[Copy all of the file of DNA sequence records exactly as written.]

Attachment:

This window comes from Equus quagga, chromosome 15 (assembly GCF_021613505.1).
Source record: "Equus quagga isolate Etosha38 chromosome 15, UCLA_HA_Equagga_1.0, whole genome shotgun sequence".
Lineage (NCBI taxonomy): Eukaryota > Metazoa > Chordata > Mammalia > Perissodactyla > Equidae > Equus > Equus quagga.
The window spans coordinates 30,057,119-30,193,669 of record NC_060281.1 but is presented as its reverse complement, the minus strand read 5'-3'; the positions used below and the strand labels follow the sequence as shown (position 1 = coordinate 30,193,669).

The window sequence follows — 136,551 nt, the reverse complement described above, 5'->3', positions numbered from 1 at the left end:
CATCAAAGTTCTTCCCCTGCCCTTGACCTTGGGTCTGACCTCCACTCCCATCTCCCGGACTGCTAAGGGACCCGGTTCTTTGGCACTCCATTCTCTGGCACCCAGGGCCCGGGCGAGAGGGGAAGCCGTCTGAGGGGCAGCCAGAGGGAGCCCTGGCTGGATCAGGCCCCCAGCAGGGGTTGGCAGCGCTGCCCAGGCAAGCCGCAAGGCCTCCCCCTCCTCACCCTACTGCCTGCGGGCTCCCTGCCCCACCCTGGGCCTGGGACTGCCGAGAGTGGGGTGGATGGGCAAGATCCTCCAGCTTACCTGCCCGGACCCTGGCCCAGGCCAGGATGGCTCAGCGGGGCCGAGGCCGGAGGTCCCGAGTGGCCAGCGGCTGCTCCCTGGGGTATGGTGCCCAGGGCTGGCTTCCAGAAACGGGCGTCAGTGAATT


This window comes from Equus quagga, chromosome 15 (assembly GCF_021613505.1).
Source record: "Equus quagga isolate Etosha38 chromosome 15, UCLA_HA_Equagga_1.0, whole genome shotgun sequence".
Lineage (NCBI taxonomy): Eukaryota > Metazoa > Chordata > Mammalia > Perissodactyla > Equidae > Equus > Equus quagga.
The window spans coordinates 30,057,119-30,193,669 of record NC_060281.1 but is presented as its reverse complement, the minus strand read 5'-3'; the positions used below and the strand labels follow the sequence as shown (position 1 = coordinate 30,193,669).

The window sequence follows — 136,551 nt, the reverse complement described above, 5'->3', positions numbered from 1 at the left end:
CATCAAAGTTCTTCCCCTGCCCTTGACCTTGGGTCTGACCTCCACTCCCATCTCCCGGACTGCTAAGGGACCCGGTTCTTTGGCACTCCATTCTCTGGCACCCAGGGCCCGGGCGAGAGGGGAAGCCGTCTGAGGGGCAGCCAGAGGGAGCCCTGGCTGGATCAGGCCCCCAGCAGGGGTTGGCAGCGCTGCCCAGGCAAGCCGCAAGGCCTCCCCCTCCTCACCCTACTGCCTGCGGGCTCCCTGCCCCACCCTGGGCCTGGGACTGCCGAGAGTGGGGTGGATGGGCAAGATCCTCCAGCTTACCTGCCCGGACCCTGGCCCAGGCCAGGATGGCTCAGCGGGGCCGAGGCCGGAGGTCCCGAGTGGCCAGCGGCTGCTCCCTGGGGTATGGTGCCCAGGGCTGGCTTCCAGAAACGGGCGTCAGTGAATT